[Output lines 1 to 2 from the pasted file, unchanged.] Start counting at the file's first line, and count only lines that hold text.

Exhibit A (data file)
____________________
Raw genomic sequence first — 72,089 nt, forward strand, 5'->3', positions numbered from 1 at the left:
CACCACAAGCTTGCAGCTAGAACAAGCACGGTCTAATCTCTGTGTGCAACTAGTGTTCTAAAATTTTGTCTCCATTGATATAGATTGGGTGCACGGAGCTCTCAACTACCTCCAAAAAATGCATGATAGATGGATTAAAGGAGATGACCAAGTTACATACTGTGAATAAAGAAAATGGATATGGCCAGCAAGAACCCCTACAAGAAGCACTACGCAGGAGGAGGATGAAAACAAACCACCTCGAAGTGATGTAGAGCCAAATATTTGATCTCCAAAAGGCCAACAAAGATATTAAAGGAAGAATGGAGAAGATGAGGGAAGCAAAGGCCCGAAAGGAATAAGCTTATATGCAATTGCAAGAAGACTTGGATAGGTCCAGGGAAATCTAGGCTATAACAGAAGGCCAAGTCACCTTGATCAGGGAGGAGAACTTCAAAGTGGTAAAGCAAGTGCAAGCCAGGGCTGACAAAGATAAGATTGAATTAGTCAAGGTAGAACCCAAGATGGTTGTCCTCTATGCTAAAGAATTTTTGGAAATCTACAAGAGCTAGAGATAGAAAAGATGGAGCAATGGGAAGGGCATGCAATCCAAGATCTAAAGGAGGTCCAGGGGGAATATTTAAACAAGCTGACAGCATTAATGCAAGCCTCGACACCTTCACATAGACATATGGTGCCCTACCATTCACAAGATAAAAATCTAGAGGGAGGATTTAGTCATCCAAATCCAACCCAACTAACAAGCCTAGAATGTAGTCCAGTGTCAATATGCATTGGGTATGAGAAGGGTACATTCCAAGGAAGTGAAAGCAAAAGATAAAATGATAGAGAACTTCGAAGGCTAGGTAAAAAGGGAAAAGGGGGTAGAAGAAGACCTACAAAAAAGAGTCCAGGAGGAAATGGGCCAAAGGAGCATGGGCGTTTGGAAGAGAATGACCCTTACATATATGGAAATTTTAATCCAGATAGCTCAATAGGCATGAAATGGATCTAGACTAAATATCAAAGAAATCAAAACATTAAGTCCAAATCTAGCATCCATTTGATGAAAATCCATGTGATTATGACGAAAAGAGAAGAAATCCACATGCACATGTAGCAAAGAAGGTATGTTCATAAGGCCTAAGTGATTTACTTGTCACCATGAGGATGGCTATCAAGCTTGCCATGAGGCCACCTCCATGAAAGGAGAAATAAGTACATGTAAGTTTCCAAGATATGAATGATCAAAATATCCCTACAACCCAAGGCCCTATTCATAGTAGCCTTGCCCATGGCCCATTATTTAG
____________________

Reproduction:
Raw genomic sequence first — 72,089 nt, forward strand, 5'->3', positions numbered from 1 at the left:
CACCACAAGCTTGCAGCTAGAACAAGCACGGTCTAATCTCTGTGTGCAACTAGTGTTCTAAAATTTTGTCTCCATTGATATAGATTGGGTGCACGGAGCTCTCAACTACCTCCAAAAAATGCATGATAGATGGATTAAAGGAGATGACCAAGTTACATACTGTGAATAAAGAAAATGGATATGGCCAGCAAGAACCCCTACAAGAAGCACTACGCAGGAGGAGGATGAAAACAAACCACCTCGAAGTGATGTAGAGCCAAATATTTGATCTCCAAAAGGCCAACAAAGATATTAAAGGAAGAATGGAGAAGATGAGGGAAGCAAAGGCCCGAAAGGAATAAGCTTATATGCAATTGCAAGAAGACTTGGATAGGTCCAGGGAAATCTAGGCTATAACAGAAGGCCAAGTCACCTTGATCAGGGAGGAGAACTTCAAAGTGGTAAAGCAAGTGCAAGCCAGGGCTGACAAAGATAAGATTGAATTAGTCAAGGTAGAACCCAAGATGGTTGTCCTCTATGCTAAAGAATTTTTGGAAATCTACAAGAGCTAGAGATAGAAAAGATGGAGCAATGGGAAGGGCATGCAATCCAAGATCTAAAGGAGGTCCAGGGGGAATATTTAAACAAGCTGACAGCATTAATGCAAGCCTCGACACCTTCACATAGACATATGGTGCCCTACCATTCACAAGATAAAAATCTAGAGGGAGGATTTAGTCATCCAAATCCAACCCAACTAACAAGCCTAGAATGTAGTCCAGTGTCAATATGCATTGGGTATGAGAAGGGTACATTCCAAGGAAGTGAAAGCAAAAGATAAAATGATAGAGAACTTCGAAGGCTAGGTAAAAAGGGAAAAGGGGGTAGAAGAAGACCTACAAAAAAGAGTCCAGGAGGAAATGGGCCAAAGGAGCATGGGCGTTTGGAAGAGAATGACCCTTACATATATGGAAATTTTAATCCAGATAGCTCAATAGGCATGAAATGGATCTAGACTAAATATCAAAGAAATCAAAACATTAAGTCCAAATCTAGCATCCATTTGATGAAAATCCATGTGATTATGACGAAAAGAGAAGAAATCCACATGCACATGTAGCAAAGAAGGTATGTTCATAAGGCCTAAGTGATTTACTTGTCACCATGAGGATGGCTATCAAGCTTGCCATGAGGCCACCTCCATGAAAGGAGAAATAAGTACATGTAAGTTTCCAAGATATGAATGATCAAAATATCCCTACAACCCAAGGCCCTATTCATAGTAGCCTTGCCCATGGCCCATTATTTAG